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Judge clears way for next step in port recall
Posted by David Postman at 4:53 PM
Superior Court Judge Charles Mertel ruled today that the sponsor of a recall petition against Port Commission President Pat Davis can start collecting signatures. Josh Feit has the news of Chris Clifford's victory in the latest turn in controversy over former Port CEO Mick Dinsmore's contract buy-out:
The judge even changed some of Clifford's language, making it more damning. The judge, for example, added the word "knowingly" into the accusation that Davis entered into a pay out contract with Dinsmore.
Clifford needs 150,000 signatures, which won't be easy. And an appeal to the state Supreme Court would be the likely next move for Davis' attorney, Suzanne Thomas.
Feit has taken to calling Clifford "good government activist Chris Clifford." He's certainly active. Even a cursory search of his gadflying ways is exhausting to read. Since the 1990s he has run unsuccessfully for city, county and state offices about a half dozen times. He's a former law student, former GOP state legislative staffer. He's recently been involved in a Valley annexation fight, and previously a critic of the King County elections office, objected to a homeless encampment, sued to get a fellow Republican off the ballot to help his longtime ally Sen. Pam Roach, fought the location for a state home for sex offenders, fought what he said was Seattle officials' unfair treatment of some local bars, opposed closed city meetings following the Mardi Gras riots, filed an unsuccessful federal suit claiming city police conspired to close his downtown club because it catered to blacks, pushed for pipeline safety, was hailed as a "fiery bar owner" by conservative columnist Michelle Malkin, promoted an unsuccessful initiative to create a one-strike-you're out sex offense law, filed lawsuits that delayed Boeing's redevelopment of the old Longacres site and that tried to stop the Seahawks from moving.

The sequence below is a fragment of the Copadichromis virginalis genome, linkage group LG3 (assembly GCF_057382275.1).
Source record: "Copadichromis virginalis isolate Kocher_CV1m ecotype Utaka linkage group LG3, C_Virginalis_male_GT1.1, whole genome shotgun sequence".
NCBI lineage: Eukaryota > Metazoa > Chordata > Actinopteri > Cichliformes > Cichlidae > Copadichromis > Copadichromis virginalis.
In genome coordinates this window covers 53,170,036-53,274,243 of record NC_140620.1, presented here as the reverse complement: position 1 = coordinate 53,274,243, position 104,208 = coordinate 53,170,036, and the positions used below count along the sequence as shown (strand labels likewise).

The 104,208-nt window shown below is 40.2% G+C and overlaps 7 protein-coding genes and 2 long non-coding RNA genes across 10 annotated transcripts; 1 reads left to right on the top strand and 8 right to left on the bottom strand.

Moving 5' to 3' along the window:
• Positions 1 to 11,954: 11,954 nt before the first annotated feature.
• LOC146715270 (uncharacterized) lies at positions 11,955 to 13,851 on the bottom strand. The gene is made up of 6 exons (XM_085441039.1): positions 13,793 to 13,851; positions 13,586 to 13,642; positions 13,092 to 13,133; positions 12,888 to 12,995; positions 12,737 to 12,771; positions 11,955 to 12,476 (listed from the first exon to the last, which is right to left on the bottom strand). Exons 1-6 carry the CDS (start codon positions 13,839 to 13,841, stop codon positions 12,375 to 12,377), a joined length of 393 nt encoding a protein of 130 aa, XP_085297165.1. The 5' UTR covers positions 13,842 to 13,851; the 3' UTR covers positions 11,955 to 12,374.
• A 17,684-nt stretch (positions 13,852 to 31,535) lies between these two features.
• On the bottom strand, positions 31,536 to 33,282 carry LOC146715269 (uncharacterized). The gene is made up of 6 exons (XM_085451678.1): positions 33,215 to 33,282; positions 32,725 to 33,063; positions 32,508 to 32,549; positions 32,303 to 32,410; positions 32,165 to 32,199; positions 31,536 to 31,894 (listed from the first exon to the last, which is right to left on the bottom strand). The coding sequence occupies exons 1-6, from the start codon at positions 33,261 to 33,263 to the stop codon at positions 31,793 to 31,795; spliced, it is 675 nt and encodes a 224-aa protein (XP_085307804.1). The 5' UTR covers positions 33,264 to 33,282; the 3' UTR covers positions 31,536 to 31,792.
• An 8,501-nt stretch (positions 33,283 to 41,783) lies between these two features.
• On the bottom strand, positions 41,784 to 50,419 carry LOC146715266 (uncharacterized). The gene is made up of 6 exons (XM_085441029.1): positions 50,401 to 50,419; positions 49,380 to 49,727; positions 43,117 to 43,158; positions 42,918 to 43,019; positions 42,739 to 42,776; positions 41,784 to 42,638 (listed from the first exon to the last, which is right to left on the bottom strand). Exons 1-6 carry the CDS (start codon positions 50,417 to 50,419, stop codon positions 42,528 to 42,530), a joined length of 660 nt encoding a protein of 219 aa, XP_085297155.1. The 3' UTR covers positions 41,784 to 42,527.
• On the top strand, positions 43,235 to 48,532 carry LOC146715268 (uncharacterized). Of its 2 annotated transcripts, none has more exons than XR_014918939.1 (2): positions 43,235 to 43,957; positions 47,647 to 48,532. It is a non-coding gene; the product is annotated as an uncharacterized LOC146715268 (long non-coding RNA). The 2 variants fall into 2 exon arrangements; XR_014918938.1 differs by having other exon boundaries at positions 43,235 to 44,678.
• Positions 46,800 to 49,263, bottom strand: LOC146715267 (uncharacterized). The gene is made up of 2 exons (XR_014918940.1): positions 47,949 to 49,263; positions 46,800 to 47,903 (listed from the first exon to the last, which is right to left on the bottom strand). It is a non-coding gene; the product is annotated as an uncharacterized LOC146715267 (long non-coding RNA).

He was the subject of a profile in the Times in 1993 where he was blamed/credited for "almost single-handedly thwarting the state's most powerful company and its high-paid Seattle lawyers." He was described as a lifetime NRA members, former seimi-pro football player, lover of wildlife, had Chinese pheasants as pets, was a licensed falconer and "once had a bloodhound he used on volunteer missions for local police agencies."
Clifford loves politics and would still like to run for office but sees himself as unelectable: "I'm too outspoken and too blunt."
And, I'd add, too busy.